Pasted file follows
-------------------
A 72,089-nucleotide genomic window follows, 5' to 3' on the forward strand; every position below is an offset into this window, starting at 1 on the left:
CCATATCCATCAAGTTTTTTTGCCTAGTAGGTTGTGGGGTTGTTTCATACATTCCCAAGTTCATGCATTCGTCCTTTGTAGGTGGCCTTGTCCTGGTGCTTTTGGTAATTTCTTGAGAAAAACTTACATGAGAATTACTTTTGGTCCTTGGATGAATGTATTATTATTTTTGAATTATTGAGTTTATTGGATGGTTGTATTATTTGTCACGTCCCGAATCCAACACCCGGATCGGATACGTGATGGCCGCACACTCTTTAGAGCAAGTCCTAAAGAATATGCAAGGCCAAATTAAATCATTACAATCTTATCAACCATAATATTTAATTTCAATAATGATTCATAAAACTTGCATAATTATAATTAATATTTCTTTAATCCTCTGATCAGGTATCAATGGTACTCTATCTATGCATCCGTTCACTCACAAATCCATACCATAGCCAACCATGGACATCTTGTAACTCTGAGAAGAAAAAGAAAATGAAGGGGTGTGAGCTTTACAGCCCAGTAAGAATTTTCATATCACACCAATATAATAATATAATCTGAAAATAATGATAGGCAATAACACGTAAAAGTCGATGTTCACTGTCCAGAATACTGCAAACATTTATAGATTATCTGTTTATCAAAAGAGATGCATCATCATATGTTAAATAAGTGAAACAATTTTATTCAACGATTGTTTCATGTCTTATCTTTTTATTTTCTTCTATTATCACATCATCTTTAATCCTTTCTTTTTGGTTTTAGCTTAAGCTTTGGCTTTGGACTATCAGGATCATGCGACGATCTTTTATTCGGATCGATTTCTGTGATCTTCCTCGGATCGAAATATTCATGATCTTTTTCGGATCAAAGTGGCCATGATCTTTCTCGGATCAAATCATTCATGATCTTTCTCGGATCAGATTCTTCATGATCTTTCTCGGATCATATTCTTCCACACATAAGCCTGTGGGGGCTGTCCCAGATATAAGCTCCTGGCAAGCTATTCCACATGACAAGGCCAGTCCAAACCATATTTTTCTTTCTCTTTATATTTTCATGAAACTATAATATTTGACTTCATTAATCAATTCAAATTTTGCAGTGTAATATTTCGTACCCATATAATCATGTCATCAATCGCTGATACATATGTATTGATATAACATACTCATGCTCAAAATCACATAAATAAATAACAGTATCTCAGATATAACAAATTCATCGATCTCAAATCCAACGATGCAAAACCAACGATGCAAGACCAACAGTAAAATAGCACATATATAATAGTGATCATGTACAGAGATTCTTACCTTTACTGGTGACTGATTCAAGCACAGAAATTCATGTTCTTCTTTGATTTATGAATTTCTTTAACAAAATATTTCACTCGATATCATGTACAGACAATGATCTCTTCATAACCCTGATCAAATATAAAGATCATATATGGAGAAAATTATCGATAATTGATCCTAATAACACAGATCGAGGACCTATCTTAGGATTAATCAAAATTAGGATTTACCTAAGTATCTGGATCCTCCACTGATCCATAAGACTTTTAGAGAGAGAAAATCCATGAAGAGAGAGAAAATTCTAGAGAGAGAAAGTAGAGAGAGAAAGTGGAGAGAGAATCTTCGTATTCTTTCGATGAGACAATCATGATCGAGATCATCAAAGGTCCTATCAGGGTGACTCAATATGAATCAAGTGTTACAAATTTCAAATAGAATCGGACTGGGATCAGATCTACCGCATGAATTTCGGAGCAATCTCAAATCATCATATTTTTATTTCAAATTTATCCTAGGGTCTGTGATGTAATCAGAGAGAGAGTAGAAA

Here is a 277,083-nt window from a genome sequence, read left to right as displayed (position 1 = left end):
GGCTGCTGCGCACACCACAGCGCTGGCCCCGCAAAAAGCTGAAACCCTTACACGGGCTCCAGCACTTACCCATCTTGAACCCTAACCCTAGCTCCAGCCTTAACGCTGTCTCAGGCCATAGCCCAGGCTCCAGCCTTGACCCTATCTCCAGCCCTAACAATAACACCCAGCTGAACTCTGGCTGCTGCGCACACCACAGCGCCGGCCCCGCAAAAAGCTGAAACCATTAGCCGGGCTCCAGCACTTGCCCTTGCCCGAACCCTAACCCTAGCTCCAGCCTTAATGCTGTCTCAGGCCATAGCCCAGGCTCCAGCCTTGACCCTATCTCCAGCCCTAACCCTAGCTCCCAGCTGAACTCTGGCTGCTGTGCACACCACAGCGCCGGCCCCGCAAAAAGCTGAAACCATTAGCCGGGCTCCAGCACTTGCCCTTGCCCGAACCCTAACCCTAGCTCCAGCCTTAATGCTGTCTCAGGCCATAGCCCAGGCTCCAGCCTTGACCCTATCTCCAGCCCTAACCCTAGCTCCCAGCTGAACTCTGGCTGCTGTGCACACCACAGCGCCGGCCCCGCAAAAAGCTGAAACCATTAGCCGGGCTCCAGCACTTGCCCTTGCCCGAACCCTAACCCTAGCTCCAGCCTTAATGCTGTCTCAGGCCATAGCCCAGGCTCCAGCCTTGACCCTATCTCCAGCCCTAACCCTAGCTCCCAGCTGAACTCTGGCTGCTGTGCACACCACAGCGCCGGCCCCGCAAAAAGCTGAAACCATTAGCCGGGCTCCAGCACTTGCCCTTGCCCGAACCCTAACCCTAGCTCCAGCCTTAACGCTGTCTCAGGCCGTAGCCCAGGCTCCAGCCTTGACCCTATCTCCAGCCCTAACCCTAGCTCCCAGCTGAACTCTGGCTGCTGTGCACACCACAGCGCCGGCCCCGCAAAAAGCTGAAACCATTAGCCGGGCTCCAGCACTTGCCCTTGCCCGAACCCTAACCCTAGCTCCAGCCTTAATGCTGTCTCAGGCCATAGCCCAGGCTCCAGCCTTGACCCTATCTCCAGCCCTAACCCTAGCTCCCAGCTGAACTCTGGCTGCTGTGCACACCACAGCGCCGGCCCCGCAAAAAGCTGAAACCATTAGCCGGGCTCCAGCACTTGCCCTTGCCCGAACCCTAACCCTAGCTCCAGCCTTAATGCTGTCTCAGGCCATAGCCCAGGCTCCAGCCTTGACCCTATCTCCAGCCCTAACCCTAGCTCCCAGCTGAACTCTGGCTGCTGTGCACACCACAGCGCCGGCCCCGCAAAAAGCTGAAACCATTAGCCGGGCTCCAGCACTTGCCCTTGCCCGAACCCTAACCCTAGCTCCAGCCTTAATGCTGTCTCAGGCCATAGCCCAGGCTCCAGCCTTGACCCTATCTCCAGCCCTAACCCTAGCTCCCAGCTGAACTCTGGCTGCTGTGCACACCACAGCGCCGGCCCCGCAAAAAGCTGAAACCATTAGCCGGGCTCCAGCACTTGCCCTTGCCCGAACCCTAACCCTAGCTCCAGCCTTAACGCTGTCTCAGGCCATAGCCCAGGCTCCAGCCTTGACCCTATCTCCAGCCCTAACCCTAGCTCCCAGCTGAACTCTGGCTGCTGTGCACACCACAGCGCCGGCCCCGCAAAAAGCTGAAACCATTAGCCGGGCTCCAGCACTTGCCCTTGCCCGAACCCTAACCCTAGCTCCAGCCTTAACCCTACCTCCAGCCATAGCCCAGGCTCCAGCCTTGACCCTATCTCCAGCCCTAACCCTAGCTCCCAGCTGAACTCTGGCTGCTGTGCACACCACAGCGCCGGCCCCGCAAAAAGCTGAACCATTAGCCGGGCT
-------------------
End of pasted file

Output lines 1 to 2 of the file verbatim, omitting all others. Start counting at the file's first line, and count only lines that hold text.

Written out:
A 72,089-nucleotide genomic window follows, 5' to 3' on the forward strand; every position below is an offset into this window, starting at 1 on the left:
CCATATCCATCAAGTTTTTTTGCCTAGTAGGTTGTGGGGTTGTTTCATACATTCCCAAGTTCATGCATTCGTCCTTTGTAGGTGGCCTTGTCCTGGTGCTTTTGGTAATTTCTTGAGAAAAACTTACATGAGAATTACTTTTGGTCCTTGGATGAATGTATTATTATTTTTGAATTATTGAGTTTATTGGATGGTTGTATTATTTGTCACGTCCCGAATCCAACACCCGGATCGGATACGTGATGGCCGCACACTCTTTAGAGCAAGTCCTAAAGAATATGCAAGGCCAAATTAAATCATTACAATCTTATCAACCATAATATTTAATTTCAATAATGATTCATAAAACTTGCATAATTATAATTAATATTTCTTTAATCCTCTGATCAGGTATCAATGGTACTCTATCTATGCATCCGTTCACTCACAAATCCATACCATAGCCAACCATGGACATCTTGTAACTCTGAGAAGAAAAAGAAAATGAAGGGGTGTGAGCTTTACAGCCCAGTAAGAATTTTCATATCACACCAATATAATAATATAATCTGAAAATAATGATAGGCAATAACACGTAAAAGTCGATGTTCACTGTCCAGAATACTGCAAACATTTATAGATTATCTGTTTATCAAAAGAGATGCATCATCATATGTTAAATAAGTGAAACAATTTTATTCAACGATTGTTTCATGTCTTATCTTTTTATTTTCTTCTATTATCACATCATCTTTAATCCTTTCTTTTTGGTTTTAGCTTAAGCTTTGGCTTTGGACTATCAGGATCATGCGACGATCTTTTATTCGGATCGATTTCTGTGATCTTCCTCGGATCGAAATATTCATGATCTTTTTCGGATCAAAGTGGCCATGATCTTTCTCGGATCAAATCATTCATGATCTTTCTCGGATCAGATTCTTCATGATCTTTCTCGGATCATATTCTTCCACACATAAGCCTGTGGGGGCTGTCCCAGATATAAGCTCCTGGCAAGCTATTCCACATGACAAGGCCAGTCCAAACCATATTTTTCTTTCTCTTTATATTTTCATGAAACTATAATATTTGACTTCATTAATCAATTCAAATTTTGCAGTGTAATATTTCGTACCCATATAATCATGTCATCAATCGCTGATACATATGTATTGATATAACATACTCATGCTCAAAATCACATAAATAAATAACAGTATCTCAGATATAACAAATTCATCGATCTCAAATCCAACGATGCAAAACCAACGATGCAAGACCAACAGTAAAATAGCACATATATAATAGTGATCATGTACAGAGATTCTTACCTTTACTGGTGACTGATTCAAGCACAGAAATTCATGTTCTTCTTTGATTTATGAATTTCTTTAACAAAATATTTCACTCGATATCATGTACAGACAATGATCTCTTCATAACCCTGATCAAATATAAAGATCATATATGGAGAAAATTATCGATAATTGATCCTAATAACACAGATCGAGGACCTATCTTAGGATTAATCAAAATTAGGATTTACCTAAGTATCTGGATCCTCCACTGATCCATAAGACTTTTAGAGAGAGAAAATCCATGAAGAGAGAGAAAATTCTAGAGAGAGAAAGTAGAGAGAGAAAGTGGAGAGAGAATCTTCGTATTCTTTCGATGAGACAATCATGATCGAGATCATCAAAGGTCCTATCAGGGTGACTCAATATGAATCAAGTGTTACAAATTTCAAATAGAATCGGACTGGGATCAGATCTACCGCATGAATTTCGGAGCAATCTCAAATCATCATATTTTTATTTCAAATTTATCCTAGGGTCTGTGATGTAATCAGAGAGAGAGTAGAAA